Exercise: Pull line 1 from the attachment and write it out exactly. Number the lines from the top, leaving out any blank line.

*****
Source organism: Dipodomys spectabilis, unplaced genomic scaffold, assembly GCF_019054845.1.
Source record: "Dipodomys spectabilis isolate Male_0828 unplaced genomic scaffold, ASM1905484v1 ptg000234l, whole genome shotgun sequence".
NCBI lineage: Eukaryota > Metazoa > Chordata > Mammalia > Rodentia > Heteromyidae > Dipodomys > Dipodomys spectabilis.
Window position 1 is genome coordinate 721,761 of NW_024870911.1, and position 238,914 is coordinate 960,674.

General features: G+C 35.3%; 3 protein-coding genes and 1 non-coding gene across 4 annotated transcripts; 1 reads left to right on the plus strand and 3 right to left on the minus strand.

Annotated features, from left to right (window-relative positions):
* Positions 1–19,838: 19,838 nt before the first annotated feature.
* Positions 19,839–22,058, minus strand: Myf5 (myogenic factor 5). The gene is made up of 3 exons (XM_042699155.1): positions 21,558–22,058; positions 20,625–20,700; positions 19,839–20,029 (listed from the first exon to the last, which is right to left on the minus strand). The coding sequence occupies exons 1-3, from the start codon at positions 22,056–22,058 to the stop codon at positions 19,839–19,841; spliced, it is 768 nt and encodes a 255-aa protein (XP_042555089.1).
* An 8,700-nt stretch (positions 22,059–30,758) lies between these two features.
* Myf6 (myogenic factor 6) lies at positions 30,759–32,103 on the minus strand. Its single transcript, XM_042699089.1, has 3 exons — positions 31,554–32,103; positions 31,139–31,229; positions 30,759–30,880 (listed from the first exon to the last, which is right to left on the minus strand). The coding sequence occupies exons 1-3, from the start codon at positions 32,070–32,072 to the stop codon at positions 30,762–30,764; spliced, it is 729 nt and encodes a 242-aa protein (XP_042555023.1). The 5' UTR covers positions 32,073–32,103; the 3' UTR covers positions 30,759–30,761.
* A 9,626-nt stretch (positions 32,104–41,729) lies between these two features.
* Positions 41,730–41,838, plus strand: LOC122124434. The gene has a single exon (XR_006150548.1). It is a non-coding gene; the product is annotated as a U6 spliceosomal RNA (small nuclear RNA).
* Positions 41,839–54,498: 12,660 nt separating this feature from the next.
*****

Source organism: Dipodomys spectabilis, unplaced genomic scaffold, assembly GCF_019054845.1.